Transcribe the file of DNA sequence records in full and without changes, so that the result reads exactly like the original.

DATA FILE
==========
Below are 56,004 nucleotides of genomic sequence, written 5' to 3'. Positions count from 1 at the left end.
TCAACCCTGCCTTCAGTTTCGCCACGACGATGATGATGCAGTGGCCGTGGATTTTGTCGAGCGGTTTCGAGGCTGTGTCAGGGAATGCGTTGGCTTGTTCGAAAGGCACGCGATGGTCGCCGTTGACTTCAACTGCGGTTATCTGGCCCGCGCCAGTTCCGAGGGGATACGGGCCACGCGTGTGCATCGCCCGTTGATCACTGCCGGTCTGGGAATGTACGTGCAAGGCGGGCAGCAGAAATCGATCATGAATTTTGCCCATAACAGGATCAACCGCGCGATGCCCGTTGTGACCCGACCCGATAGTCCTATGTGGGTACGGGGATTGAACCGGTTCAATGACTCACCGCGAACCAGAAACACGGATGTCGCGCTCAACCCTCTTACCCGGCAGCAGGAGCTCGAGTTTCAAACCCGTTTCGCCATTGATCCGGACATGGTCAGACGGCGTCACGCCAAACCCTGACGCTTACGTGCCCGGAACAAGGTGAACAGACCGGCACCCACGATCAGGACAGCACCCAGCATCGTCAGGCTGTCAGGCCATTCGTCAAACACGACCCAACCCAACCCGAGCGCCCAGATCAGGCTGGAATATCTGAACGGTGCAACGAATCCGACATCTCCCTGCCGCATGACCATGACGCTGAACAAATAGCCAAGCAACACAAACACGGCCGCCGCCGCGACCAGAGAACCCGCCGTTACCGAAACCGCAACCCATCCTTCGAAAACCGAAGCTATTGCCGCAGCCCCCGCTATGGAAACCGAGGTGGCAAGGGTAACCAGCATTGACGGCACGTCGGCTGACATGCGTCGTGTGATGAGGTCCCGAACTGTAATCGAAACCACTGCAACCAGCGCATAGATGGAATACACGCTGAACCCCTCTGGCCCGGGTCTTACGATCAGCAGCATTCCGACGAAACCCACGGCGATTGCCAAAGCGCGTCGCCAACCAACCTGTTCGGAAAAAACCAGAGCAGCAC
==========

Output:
Below are 56,004 nucleotides of genomic sequence, written 5' to 3'. Positions count from 1 at the left end.
TCAACCCTGCCTTCAGTTTCGCCACGACGATGATGATGCAGTGGCCGTGGATTTTGTCGAGCGGTTTCGAGGCTGTGTCAGGGAATGCGTTGGCTTGTTCGAAAGGCACGCGATGGTCGCCGTTGACTTCAACTGCGGTTATCTGGCCCGCGCCAGTTCCGAGGGGATACGGGCCACGCGTGTGCATCGCCCGTTGATCACTGCCGGTCTGGGAATGTACGTGCAAGGCGGGCAGCAGAAATCGATCATGAATTTTGCCCATAACAGGATCAACCGCGCGATGCCCGTTGTGACCCGACCCGATAGTCCTATGTGGGTACGGGGATTGAACCGGTTCAATGACTCACCGCGAACCAGAAACACGGATGTCGCGCTCAACCCTCTTACCCGGCAGCAGGAGCTCGAGTTTCAAACCCGTTTCGCCATTGATCCGGACATGGTCAGACGGCGTCACGCCAAACCCTGACGCTTACGTGCCCGGAACAAGGTGAACAGACCGGCACCCACGATCAGGACAGCACCCAGCATCGTCAGGCTGTCAGGCCATTCGTCAAACACGACCCAACCCAACCCGAGCGCCCAGATCAGGCTGGAATATCTGAACGGTGCAACGAATCCGACATCTCCCTGCCGCATGACCATGACGCTGAACAAATAGCCAAGCAACACAAACACGGCCGCCGCCGCGACCAGAGAACCCGCCGTTACCGAAACCGCAACCCATCCTTCGAAAACCGAAGCTATTGCCGCAGCCCCCGCTATGGAAACCGAGGTGGCAAGGGTAACCAGCATTGACGGCACGTCGGCTGACATGCGTCGTGTGATGAGGTCCCGAACTGTAATCGAAACCACTGCAACCAGCGCATAGATGGAATACACGCTGAACCCCTCTGGCCCGGGTCTTACGATCAGCAGCATTCCGACGAAACCCACGGCGATTGCCAAAGCGCGTCGCCAACCAACCTGTTCGGAAAAAACCAGAGCAGCAC